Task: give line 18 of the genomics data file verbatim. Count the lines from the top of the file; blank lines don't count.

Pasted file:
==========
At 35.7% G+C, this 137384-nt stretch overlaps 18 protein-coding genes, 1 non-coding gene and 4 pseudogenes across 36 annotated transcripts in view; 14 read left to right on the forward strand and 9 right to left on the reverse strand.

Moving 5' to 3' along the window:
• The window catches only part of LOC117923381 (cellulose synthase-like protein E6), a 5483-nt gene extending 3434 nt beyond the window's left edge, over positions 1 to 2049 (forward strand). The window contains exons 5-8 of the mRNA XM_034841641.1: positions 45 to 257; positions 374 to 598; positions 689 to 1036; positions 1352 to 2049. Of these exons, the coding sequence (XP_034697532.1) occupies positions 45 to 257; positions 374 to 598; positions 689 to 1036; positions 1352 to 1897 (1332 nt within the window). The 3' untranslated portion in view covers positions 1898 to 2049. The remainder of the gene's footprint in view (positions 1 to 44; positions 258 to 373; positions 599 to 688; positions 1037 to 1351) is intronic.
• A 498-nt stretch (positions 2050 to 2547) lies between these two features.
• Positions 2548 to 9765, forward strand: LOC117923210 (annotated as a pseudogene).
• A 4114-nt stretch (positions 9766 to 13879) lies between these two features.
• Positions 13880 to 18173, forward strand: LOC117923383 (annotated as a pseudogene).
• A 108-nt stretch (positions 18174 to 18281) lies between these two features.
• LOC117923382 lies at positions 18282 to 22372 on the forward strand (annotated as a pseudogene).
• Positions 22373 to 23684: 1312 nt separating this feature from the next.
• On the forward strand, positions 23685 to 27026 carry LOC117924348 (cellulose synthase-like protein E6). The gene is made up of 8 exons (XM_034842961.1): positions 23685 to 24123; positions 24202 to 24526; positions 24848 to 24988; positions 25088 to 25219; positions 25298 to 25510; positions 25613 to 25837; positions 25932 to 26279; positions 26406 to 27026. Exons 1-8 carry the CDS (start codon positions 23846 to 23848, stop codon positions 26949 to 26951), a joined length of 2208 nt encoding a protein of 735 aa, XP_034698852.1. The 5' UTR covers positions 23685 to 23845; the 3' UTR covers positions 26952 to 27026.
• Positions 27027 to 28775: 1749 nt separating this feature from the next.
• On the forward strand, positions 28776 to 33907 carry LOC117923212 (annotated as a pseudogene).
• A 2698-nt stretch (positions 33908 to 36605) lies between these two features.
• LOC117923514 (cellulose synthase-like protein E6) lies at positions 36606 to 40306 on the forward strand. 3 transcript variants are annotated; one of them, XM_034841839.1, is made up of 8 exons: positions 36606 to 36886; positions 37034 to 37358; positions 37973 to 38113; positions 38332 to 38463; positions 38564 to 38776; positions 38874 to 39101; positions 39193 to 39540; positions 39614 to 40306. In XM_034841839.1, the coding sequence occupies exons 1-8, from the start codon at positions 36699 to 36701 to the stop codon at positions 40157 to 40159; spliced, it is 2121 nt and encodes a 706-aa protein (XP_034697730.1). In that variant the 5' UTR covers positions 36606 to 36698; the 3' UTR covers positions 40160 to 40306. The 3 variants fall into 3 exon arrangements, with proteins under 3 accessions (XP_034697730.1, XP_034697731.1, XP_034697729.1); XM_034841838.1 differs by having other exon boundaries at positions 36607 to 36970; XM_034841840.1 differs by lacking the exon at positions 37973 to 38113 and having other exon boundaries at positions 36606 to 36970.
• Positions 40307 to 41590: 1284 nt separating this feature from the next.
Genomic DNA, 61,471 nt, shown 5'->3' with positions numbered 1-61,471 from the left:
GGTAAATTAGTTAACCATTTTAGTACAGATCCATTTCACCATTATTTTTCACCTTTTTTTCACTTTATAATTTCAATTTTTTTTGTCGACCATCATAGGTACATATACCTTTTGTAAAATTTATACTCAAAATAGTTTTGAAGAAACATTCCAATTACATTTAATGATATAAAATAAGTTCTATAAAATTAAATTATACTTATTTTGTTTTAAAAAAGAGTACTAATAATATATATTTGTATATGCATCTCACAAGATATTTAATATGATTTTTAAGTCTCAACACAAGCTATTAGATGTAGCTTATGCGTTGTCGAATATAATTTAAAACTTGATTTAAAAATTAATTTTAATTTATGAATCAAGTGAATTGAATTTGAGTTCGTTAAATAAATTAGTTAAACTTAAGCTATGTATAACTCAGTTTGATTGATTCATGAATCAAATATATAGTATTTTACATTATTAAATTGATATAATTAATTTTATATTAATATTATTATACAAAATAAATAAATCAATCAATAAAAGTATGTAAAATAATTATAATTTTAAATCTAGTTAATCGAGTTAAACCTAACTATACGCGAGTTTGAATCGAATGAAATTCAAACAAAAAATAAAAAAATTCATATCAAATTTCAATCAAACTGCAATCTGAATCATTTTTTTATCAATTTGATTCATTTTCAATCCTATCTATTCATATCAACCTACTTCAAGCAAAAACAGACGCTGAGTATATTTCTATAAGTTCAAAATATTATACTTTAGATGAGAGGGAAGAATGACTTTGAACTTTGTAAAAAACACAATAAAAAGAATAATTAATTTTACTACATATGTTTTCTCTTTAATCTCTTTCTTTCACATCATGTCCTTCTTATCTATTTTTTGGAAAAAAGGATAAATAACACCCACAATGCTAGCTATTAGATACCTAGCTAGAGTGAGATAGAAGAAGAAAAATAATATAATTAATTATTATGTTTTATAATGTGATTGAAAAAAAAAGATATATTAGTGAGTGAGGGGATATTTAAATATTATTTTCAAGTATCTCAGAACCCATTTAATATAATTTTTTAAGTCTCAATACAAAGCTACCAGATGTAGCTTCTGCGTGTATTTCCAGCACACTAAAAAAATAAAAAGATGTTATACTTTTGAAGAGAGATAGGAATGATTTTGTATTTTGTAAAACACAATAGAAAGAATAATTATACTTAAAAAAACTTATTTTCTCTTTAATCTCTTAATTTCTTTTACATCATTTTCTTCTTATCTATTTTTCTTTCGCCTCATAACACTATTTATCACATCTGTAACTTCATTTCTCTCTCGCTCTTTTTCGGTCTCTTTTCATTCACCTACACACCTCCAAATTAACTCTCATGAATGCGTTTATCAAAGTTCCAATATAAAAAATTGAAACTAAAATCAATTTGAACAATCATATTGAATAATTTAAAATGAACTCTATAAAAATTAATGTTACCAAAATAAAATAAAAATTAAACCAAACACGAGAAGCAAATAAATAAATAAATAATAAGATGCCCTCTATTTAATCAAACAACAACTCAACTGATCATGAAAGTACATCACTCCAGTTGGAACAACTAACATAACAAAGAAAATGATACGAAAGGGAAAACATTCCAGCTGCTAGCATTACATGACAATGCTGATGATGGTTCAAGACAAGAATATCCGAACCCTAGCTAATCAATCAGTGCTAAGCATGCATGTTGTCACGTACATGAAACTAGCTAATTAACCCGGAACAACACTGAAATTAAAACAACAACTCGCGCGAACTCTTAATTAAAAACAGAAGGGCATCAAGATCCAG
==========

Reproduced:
GGTAAATTAGTTAACCATTTTAGTACAGATCCATTTCACCATTATTTTTCACCTTTTTTTCACTTTATAATTTCAATTTTTTTTGTCGACCATCATAGGTACATATACCTTTTGTAAAATTTATACTCAAAATAGTTTTGAAGAAACATTCCAATTACATTTAATGATATAAAATAAGTTCTATAAAATTAAATTATACTTATTTTGTTTTAAAAAAGAGTACTAATAATATATATTTGTATATGCATCTCACAAGATATTTAATATGATTTTTAAGTCTCAACACAAGCTATTAGATGTAGCTTATGCGTTGTCGAATATAATTTAAAACTTGATTTAAAAATTAATTTTAATTTATGAATCAAGTGAATTGAATTTGAGTTCGTTAAATAAATTAGTTAAACTTAAGCTATGTATAACTCAGTTTGATTGATTCATGAATCAAATATATAGTATTTTACATTATTAAATTGATATAATTAATTTTATATTAATATTATTATACAAAATAAATAAATCAATCAATAAAAGTATGTAAAATAATTATAATTTTAAATCTAGTTAATCGAGTTAAACCTAACTATACGCGAGTTTGAATCGAATGAAATTCAAACAAAAAATAAAAAAATTCATATCAAATTTCAATCAAACTGCAATCTGAATCATTTTTTTATCAATTTGATTCATTTTCAATCCTATCTATTCATATCAACCTACTTCAAGCAAAAACAGACGCTGAGTATATTTCTATAAGTTCAAAATATTATACTTTAGATGAGAGGGAAGAATGACTTTGAACTTTGTAAAAAACACAATAAAAAGAATAATTAATTTTACTACATATGTTTTCTCTTTAATCTCTTTCTTTCACATCATGTCCTTCTTATCTATTTTTTGGAAAAAAGGATAAATAACACCCACAATGCTAGCTATTAGATACCTAGCTAGAGTGAGATAGAAGAAGAAAAATAATATAATTAATTATTATGTTTTATAATGTGATTGAAAAAAAAAGATATATTAGTGAGTGAGGGGATATTTAAATATTATTTTCAAGTATCTCAGAACCCATTTAATATAATTTTTTAAGTCTCAATACAAAGCTACCAGATGTAGCTTCTGCGTGTATTTCCAGCACACTAAAAAAATAAAAAGATGTTATACTTTTGAAGAGAGATAGGAATGATTTTGTATTTTGTAAAACACAATAGAAAGAATAATTATACTTAAAAAAACTTATTTTCTCTTTAATCTCTTAATTTCTTTTACATCATTTTCTTCTTATCTATTTTTCTTTCGCCTCATAACACTATTTATCACATCTGTAACTTCATTTCTCTCTCGCTCTTTTTCGGTCTCTTTTCATTCACCTACACACCTCCAAATTAACTCTCATGAATGCGTTTATCAAAGTTCCAATATAAAAAATTGAAACTAAAATCAATTTGAACAATCATATTGAATAATTTAAAATGAACTCTATAAAAATTAATGTTACCAAAATAAAATAAAAATTAAACCAAACACGAGAAGCAAATAAATAAATAAATAATAAGATGCCCTCTATTTAATCAAACAACAACTCAACTGATCATGAAAGTACATCACTCCAGTTGGAACAACTAACATAACAAAGAAAATGATACGAAAGGGAAAACATTCCAGCTGCTAGCATTACATGACAATGCTGATGATGGTTCAAGACAAGAATATCCGAACCCTAGCTAATCAATCAGTGCTAAGCATGCATGTTGTCACGTACATGAAACTAGCTAATTAACCCGGAACAACACTGAAATTAAAACAACAACTCGCGCGAACTCTTAATTAAAAACAGAAGGGCATCAAGATCCAG